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Harris

U.S. Vice President Kamala Harris acknowledges those assembled before boarding Air Force Two at Benito Juarez International Airport on June 08, 2021 in Mexico City, Mexico. The vice president was concluding her first trip abroad in an effort to address migration, declaring the need to assert control over the southern border but taking criticism for the stance at home. (Photo: Hector Vivas/Getty Images)

Kamala Harris's Harsh Message to Central American Migrants

The Vice President is now toeing the administration's line on keeping out people fleeing danger in their home countries.

Toby Jaffe

 by The Progressive

This week, Kamala Harris embarked on her first international trip as Vice President. The two-day trip to Latin America was also Harris's first major effort at diplomacy after being put in charge of Central American immigration policy by President Joe Biden in late March. 

Harris spent Monday and Tuesday visiting Guatemala and Mexico and meeting with the leaders of those nations. On Monday, she held a press conference with Guatemalan president Alejandro Giammattei.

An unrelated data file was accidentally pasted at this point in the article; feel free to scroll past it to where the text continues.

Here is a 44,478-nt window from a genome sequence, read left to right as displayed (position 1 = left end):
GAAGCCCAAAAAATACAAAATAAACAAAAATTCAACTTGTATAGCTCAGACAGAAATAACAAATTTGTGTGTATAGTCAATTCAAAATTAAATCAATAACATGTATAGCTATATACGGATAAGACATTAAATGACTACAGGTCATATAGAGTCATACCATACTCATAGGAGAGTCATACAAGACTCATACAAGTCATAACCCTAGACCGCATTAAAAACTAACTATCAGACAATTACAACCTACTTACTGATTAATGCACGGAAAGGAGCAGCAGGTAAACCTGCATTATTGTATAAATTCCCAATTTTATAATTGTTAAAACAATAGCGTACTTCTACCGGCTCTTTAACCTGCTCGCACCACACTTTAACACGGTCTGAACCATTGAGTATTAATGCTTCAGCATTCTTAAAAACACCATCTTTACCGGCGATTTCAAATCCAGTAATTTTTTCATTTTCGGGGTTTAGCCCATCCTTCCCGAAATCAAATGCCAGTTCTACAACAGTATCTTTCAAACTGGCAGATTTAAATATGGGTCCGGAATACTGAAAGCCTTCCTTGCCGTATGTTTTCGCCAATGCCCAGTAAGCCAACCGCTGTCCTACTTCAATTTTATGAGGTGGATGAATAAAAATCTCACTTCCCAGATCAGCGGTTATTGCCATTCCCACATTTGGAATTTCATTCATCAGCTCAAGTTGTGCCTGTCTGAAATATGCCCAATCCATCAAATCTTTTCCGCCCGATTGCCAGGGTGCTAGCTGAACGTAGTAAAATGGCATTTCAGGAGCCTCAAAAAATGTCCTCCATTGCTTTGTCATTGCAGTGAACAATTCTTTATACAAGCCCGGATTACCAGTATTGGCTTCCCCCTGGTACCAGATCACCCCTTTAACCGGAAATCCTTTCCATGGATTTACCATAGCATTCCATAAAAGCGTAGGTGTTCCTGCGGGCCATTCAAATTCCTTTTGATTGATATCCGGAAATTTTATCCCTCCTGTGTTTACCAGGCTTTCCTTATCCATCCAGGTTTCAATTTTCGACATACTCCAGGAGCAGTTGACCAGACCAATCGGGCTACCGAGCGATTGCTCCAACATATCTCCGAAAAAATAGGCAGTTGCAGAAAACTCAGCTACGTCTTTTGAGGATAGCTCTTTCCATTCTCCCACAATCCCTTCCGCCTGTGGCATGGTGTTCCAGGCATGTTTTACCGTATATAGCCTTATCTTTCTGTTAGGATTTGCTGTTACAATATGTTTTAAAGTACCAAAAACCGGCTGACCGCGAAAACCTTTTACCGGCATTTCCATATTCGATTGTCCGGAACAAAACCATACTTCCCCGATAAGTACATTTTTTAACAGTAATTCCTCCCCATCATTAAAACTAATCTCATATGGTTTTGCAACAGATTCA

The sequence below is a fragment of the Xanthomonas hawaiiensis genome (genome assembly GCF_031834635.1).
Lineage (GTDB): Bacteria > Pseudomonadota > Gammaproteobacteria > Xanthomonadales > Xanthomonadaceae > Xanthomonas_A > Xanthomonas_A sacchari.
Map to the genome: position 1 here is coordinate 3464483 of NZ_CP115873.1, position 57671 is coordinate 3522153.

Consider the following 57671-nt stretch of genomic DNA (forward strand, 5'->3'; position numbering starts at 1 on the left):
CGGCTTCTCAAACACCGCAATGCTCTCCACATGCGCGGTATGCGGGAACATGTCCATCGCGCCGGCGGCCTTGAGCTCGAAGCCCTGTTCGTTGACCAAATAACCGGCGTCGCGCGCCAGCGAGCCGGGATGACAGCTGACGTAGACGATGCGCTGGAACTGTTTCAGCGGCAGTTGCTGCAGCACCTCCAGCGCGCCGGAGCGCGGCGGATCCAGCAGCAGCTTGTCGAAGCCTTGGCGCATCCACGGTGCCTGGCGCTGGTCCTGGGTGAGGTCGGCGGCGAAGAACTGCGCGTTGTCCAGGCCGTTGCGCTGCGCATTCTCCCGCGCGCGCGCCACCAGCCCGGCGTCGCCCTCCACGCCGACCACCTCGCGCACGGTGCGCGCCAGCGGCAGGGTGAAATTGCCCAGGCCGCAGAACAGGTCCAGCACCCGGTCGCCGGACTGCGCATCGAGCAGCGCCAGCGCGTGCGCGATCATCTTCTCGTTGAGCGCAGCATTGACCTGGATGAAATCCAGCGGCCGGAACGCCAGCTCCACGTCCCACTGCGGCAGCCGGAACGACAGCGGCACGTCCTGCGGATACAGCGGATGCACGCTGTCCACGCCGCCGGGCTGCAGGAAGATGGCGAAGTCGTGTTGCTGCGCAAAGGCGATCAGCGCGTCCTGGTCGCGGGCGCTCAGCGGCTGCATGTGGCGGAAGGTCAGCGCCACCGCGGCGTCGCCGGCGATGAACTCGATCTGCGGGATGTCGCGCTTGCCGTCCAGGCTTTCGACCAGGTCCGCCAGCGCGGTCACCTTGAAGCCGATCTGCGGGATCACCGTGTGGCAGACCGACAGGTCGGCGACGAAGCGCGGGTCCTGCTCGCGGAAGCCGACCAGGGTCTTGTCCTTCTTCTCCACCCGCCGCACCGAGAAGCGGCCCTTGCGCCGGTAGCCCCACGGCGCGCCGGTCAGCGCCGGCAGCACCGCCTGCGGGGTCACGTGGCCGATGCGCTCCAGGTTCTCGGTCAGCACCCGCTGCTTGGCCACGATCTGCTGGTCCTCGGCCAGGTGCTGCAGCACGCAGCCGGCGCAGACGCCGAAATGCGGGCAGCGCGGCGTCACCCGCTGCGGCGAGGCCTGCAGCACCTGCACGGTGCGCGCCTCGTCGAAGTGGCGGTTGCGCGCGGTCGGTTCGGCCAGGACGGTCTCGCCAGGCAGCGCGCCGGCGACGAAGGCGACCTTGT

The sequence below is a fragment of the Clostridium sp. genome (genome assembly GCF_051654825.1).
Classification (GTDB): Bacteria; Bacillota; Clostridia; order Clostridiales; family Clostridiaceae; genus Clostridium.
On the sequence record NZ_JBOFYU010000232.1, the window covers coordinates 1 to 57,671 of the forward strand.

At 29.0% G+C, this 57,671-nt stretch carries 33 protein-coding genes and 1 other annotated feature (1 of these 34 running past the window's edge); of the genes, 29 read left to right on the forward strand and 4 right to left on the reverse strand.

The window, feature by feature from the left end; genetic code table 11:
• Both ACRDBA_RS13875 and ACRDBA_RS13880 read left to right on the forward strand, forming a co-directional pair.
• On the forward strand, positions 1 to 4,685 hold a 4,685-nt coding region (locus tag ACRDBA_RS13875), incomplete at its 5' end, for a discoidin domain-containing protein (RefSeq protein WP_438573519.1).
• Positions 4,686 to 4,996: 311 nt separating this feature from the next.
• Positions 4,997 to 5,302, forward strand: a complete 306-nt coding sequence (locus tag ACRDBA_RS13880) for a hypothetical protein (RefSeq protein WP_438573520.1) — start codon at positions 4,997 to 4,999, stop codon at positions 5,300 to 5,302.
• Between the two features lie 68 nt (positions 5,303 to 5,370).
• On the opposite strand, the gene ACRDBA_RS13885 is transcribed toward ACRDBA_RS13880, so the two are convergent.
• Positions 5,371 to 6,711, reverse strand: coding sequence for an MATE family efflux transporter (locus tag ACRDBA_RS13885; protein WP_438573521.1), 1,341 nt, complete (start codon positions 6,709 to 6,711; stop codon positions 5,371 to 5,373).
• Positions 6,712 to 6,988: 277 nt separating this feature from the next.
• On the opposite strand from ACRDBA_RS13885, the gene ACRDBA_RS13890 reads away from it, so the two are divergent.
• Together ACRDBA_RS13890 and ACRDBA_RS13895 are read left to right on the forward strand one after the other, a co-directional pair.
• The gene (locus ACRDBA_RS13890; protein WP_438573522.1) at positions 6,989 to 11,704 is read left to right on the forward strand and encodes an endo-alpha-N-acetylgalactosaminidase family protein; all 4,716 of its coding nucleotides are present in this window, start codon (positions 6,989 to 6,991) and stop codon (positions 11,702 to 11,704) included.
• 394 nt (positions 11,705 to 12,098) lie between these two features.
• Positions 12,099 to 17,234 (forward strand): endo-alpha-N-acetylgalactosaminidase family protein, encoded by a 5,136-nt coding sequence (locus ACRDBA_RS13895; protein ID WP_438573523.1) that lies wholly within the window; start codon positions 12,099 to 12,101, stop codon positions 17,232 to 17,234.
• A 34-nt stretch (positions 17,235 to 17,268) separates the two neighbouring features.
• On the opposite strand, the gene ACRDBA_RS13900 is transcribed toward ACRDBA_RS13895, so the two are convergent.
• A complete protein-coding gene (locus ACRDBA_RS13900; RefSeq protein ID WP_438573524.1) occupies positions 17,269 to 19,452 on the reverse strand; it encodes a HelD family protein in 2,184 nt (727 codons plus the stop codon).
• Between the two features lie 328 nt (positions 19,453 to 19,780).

"I want to be clear to folks in the region who are thinking about making that dangerous trek to the United States-Mexico border: Do not come. Do not come," said Harris during the press conference. "I believe if you come to our border, you will be turned back."

This was a reversal from Harris's rhetoric during her years in the U.S. Senate, when she was a high-profile critic of the Trump Administration's migration policies. As a presidential candidate in 2020, she had even proposed a plan that would have bolstered rights of undocumented immigrants and opened up paths to citizenship. 

Where Obama, Biden, and Harris cite external causes and seek external "solutions" to the "root causes" of Central American migration, there's a strong case to be made that the U.S. government is to blame. 

Harris is toeing a different line now that the Biden Administration faces criticism over its handling of the Mexico-U.S. border, and as Harris considers her own political ambitions, possibly including a presidential run in 2024 or 2028. 

Speaking on behalf of the President and his administration, Harris is now less interested in welcoming immigrants to the United States and more focused on dealing with the supposed "root causes" that, she argues, spur Central Americans to migrate to the United States.